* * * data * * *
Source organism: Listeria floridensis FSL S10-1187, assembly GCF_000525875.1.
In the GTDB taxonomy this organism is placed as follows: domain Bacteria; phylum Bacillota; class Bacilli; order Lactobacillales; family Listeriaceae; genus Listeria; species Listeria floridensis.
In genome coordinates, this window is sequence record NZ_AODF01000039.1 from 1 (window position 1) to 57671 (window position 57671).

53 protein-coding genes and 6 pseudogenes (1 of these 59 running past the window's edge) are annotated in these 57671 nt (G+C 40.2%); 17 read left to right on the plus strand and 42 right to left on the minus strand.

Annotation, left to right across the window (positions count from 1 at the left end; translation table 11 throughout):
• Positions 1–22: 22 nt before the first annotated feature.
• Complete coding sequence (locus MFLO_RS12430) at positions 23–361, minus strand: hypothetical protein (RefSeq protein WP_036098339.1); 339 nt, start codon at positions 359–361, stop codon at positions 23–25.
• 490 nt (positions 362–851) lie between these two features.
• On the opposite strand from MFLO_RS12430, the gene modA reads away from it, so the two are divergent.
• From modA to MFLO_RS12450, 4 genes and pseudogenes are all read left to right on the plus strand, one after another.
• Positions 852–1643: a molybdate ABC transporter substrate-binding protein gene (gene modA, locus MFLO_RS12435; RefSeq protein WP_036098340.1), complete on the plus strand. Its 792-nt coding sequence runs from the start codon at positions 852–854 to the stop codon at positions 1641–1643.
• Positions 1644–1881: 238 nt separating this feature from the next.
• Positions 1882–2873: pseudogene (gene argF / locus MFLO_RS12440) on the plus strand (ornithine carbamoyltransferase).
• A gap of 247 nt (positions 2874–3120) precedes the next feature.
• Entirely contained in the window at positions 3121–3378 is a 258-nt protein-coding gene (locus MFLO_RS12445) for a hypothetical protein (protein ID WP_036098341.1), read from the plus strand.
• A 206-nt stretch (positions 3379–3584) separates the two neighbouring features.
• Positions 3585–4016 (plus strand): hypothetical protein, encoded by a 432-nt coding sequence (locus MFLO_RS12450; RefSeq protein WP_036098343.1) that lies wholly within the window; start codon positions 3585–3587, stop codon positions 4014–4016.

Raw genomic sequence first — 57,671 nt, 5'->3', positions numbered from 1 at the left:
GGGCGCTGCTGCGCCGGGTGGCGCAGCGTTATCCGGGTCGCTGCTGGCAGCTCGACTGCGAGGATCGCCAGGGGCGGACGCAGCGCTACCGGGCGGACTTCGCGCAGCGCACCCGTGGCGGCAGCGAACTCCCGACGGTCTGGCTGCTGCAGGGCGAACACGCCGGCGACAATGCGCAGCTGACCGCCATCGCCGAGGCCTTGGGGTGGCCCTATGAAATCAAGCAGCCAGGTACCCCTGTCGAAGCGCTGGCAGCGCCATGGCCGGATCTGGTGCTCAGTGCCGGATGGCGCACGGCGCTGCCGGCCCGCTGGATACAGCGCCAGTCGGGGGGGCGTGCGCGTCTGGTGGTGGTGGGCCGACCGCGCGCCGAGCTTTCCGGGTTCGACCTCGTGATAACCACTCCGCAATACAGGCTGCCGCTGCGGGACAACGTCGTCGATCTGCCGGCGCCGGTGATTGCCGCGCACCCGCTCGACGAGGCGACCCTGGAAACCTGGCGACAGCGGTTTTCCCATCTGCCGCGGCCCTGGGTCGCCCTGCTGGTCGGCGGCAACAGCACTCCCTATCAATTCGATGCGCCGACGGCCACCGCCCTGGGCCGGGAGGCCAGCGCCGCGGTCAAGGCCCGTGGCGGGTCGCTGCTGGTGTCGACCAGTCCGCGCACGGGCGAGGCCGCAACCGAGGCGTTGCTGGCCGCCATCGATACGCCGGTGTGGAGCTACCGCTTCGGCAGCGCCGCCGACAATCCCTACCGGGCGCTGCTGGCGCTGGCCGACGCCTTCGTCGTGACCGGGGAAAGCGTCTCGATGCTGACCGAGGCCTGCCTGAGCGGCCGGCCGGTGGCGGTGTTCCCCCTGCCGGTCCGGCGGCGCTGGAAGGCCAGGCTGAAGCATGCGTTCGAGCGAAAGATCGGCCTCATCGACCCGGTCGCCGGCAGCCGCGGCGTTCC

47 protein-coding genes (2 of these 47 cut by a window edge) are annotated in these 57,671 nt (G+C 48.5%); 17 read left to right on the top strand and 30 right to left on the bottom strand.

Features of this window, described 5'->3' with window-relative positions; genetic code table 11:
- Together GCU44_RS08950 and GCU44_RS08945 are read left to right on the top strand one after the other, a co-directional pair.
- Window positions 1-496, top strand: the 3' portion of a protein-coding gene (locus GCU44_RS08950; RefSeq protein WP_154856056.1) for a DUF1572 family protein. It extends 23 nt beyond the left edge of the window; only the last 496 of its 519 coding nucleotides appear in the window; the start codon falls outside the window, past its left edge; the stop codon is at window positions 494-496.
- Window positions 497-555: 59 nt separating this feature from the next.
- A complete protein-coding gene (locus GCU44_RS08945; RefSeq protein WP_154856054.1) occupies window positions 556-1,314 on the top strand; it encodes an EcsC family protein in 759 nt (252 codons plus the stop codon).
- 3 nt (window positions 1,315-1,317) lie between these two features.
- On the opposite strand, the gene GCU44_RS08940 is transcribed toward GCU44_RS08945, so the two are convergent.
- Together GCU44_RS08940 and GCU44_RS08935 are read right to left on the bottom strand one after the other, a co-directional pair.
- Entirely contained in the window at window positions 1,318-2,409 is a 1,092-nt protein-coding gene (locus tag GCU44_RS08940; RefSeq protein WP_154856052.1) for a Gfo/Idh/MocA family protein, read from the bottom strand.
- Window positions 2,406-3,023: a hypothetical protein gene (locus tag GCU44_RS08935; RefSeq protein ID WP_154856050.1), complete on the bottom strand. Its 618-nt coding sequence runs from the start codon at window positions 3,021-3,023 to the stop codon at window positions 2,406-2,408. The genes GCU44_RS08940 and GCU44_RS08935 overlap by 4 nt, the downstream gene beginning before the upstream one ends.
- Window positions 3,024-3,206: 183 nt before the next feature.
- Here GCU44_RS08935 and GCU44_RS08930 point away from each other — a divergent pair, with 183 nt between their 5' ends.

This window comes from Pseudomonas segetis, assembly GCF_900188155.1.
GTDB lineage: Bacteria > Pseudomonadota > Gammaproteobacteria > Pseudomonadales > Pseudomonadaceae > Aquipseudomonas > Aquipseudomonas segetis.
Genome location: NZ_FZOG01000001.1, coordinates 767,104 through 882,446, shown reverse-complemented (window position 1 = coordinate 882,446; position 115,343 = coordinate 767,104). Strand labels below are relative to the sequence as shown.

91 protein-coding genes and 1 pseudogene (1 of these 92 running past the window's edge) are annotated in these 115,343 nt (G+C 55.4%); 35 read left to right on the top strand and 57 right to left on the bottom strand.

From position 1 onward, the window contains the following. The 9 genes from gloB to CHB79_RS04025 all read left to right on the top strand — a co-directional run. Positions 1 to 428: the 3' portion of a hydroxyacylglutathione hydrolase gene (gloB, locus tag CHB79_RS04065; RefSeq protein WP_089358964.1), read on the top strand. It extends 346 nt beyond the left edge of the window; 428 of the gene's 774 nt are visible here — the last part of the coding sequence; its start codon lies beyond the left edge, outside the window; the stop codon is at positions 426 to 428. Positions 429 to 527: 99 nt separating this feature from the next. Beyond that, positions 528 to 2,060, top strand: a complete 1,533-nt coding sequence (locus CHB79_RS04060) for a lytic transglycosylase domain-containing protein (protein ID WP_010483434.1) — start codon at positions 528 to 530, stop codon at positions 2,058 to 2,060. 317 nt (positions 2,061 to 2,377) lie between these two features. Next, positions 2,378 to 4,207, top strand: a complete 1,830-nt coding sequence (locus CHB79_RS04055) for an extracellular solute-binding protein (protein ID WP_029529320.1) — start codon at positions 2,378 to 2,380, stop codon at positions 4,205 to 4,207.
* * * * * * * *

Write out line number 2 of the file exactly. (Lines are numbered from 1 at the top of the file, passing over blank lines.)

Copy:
In the GTDB taxonomy this organism is placed as follows: domain Bacteria; phylum Bacillota; class Bacilli; order Lactobacillales; family Listeriaceae; genus Listeria; species Listeria floridensis.